The following features may be provided:

    • at least one first triggering relationship for ascertaining the ignition signal as a function of the measured motion variables and/or, in each instance, as a function of a time average of the measured motion variables over the at least first time interval is generated (and, e.g., implemented in the control unit); and/or
    • at least one second triggering relationship for ascertaining the ignition signal as a function of the motion variable measured by the first crash sensor and/or as a function of its time average over the at least first time interval, but not as a function of the motion variable measured by the second crash sensor and/or not as a function of its time average over the at least first time interval, is generated (and, e.g., implemented in the control unit).

The first triggering relationship and/or the second triggering relationship may be generated (e.g., automatically) as a plurality of comparisons of the motion variables and/or their time averages over the at least first time interval and/or over at least the first time interval and a second time interval different from the first time interval, to a plurality of limiting values.

The limiting values may be automatically determined, the number of comparisons may be automatically determined, the order of the comparisons may be automatically selected, a measured motion variable and/or its time average over the at least first time interval and/or over the at least first time interval and the second time interval may be automatically selected for a comparison, and/or the age of the motion variables and/or of the time averages over the at least first time interval and/or over the at least first time interval and the second time interval may be automatically selected for the comparisons.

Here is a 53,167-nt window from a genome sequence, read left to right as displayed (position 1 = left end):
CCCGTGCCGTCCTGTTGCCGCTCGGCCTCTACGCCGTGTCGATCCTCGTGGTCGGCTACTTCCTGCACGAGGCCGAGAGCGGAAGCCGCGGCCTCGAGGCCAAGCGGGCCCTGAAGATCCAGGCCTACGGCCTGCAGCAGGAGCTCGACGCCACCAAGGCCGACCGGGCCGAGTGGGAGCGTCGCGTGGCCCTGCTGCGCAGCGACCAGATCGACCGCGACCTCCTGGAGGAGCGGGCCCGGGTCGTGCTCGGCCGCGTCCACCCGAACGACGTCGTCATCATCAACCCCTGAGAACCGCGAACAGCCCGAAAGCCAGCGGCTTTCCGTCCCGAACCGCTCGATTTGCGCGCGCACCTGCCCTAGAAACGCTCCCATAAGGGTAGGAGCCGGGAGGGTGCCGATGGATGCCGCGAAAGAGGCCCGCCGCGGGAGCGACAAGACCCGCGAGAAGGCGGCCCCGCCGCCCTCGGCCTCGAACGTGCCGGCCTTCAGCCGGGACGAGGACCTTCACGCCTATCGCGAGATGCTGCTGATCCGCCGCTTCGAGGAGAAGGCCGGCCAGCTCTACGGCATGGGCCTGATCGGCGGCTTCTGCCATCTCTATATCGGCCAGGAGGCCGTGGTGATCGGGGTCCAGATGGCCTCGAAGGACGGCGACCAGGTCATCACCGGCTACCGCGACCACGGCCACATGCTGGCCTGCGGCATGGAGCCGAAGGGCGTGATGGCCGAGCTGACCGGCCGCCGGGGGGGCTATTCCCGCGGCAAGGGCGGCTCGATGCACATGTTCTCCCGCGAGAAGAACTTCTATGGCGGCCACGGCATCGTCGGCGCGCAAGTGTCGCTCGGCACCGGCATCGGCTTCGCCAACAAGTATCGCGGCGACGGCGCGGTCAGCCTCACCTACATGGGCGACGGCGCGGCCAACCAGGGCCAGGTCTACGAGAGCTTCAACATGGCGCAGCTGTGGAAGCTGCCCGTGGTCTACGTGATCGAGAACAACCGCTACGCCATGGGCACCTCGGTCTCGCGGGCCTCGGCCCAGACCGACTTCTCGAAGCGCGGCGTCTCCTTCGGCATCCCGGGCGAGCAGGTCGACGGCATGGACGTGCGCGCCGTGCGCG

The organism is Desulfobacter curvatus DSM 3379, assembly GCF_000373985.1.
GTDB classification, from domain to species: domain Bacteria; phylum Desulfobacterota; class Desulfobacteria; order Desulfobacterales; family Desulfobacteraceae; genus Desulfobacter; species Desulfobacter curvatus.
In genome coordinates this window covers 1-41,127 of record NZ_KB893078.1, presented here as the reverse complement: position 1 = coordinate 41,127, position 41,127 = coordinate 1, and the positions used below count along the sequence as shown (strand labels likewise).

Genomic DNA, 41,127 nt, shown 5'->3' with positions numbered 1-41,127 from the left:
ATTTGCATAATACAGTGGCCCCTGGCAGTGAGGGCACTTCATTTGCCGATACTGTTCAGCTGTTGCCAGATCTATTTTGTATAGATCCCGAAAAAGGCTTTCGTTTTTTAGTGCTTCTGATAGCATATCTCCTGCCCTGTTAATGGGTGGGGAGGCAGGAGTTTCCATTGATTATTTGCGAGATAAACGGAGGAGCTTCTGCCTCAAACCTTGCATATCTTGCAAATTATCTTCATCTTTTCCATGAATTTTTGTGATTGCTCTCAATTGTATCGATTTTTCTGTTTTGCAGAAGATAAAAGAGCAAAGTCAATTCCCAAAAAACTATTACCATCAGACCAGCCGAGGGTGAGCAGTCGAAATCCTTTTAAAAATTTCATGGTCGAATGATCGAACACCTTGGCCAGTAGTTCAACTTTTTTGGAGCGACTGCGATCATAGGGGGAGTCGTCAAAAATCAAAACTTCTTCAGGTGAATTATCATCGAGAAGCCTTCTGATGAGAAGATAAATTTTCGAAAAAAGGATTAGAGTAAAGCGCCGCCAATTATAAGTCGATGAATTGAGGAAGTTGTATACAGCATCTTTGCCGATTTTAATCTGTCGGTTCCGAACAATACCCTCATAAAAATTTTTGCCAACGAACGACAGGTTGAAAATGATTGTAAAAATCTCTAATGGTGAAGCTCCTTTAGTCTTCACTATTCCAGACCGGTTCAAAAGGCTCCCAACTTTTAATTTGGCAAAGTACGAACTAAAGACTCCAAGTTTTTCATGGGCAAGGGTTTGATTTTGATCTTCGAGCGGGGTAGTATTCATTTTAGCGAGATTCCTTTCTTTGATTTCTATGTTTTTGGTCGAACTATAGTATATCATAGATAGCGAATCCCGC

The first triggering relationship and/or the second triggering relationship may be generated as a function of the measured motion variable or its time average over the at least first time interval and/or over at least the first time interval and the second time interval of a situation, for which a setpoint triggering time of the occupant protection device is known, but the measured motion variable or its time average over the at least first time interval and/or over at least the first time interval and the second time interval being disregarded in a training-suppression time interval prior to the setpoint triggering time of the occupant protection device, around the setpoint triggering time of the occupant protection device, or after the setpoint triggering time of the occupant protection device, during the generation of the first triggering relationship and/or the second triggering relationship.